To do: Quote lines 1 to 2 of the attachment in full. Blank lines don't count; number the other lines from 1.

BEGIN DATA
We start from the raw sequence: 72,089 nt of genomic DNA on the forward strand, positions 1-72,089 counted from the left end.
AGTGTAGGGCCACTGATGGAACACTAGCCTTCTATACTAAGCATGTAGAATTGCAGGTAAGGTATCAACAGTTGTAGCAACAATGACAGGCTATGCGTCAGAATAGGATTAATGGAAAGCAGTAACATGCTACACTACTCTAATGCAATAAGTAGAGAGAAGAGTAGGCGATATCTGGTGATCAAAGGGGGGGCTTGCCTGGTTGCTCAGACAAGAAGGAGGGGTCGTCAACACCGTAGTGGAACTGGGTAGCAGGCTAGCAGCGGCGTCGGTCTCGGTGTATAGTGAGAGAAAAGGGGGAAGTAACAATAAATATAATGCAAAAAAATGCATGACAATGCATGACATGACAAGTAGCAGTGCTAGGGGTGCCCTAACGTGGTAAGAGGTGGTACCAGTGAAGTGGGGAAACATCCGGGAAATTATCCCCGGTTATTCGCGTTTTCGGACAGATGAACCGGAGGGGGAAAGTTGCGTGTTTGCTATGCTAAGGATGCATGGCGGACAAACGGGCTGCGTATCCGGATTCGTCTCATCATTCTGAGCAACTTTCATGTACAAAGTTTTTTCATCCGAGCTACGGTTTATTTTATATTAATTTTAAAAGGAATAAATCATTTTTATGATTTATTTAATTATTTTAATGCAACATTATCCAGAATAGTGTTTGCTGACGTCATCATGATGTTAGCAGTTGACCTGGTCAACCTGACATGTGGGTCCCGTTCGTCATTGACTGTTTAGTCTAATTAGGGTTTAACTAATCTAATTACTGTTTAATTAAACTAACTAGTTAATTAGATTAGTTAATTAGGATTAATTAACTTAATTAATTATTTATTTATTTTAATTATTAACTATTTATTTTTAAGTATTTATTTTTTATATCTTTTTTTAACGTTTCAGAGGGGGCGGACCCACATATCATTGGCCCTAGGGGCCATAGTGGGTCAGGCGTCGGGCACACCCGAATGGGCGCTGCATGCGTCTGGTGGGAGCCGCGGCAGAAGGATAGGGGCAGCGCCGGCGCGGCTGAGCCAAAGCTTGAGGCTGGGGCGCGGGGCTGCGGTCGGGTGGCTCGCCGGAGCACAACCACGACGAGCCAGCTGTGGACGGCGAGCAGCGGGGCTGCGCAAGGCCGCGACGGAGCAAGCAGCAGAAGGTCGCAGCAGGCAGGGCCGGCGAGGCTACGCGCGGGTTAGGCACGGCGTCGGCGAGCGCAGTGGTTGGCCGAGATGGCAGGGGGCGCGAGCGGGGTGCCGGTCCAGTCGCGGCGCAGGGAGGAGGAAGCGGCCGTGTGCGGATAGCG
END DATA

We start from the raw sequence: 72,089 nt of genomic DNA on the forward strand, positions 1-72,089 counted from the left end.
AGTGTAGGGCCACTGATGGAACACTAGCCTTCTATACTAAGCATGTAGAATTGCAGGTAAGGTATCAACAGTTGTAGCAACAATGACAGGCTATGCGTCAGAATAGGATTAATGGAAAGCAGTAACATGCTACACTACTCTAATGCAATAAGTAGAGAGAAGAGTAGGCGATATCTGGTGATCAAAGGGGGGGCTTGCCTGGTTGCTCAGACAAGAAGGAGGGGTCGTCAACACCGTAGTGGAACTGGGTAGCAGGCTAGCAGCGGCGTCGGTCTCGGTGTATAGTGAGAGAAAAGGGGGAAGTAACAATAAATATAATGCAAAAAAATGCATGACAATGCATGACATGACAAGTAGCAGTGCTAGGGGTGCCCTAACGTGGTAAGAGGTGGTACCAGTGAAGTGGGGAAACATCCGGGAAATTATCCCCGGTTATTCGCGTTTTCGGACAGATGAACCGGAGGGGGAAAGTTGCGTGTTTGCTATGCTAAGGATGCATGGCGGACAAACGGGCTGCGTATCCGGATTCGTCTCATCATTCTGAGCAACTTTCATGTACAAAGTTTTTTCATCCGAGCTACGGTTTATTTTATATTAATTTTAAAAGGAATAAATCATTTTTATGATTTATTTAATTATTTTAATGCAACATTATCCAGAATAGTGTTTGCTGACGTCATCATGATGTTAGCAGTTGACCTGGTCAACCTGACATGTGGGTCCCGTTCGTCATTGACTGTTTAGTCTAATTAGGGTTTAACTAATCTAATTACTGTTTAATTAAACTAACTAGTTAATTAGATTAGTTAATTAGGATTAATTAACTTAATTAATTATTTATTTATTTTAATTATTAACTATTTATTTTTAAGTATTTATTTTTTATATCTTTTTTTAACGTTTCAGAGGGGGCGGACCCACATATCATTGGCCCTAGGGGCCATAGTGGGTCAGGCGTCGGGCACACCCGAATGGGCGCTGCATGCGTCTGGTGGGAGCCGCGGCAGAAGGATAGGGGCAGCGCCGGCGCGGCTGAGCCAAAGCTTGAGGCTGGGGCGCGGGGCTGCGGTCGGGTGGCTCGCCGGAGCACAACCACGACGAGCCAGCTGTGGACGGCGAGCAGCGGGGCTGCGCAAGGCCGCGACGGAGCAAGCAGCAGAAGGTCGCAGCAGGCAGGGCCGGCGAGGCTACGCGCGGGTTAGGCACGGCGTCGGCGAGCGCAGTGGTTGGCCGAGATGGCAGGGGGCGCGAGCGGGGTGCCGGTCCAGTCGCGGCGCAGGGAGGAGGAAGCGGCCGTGTGCGGATAGCG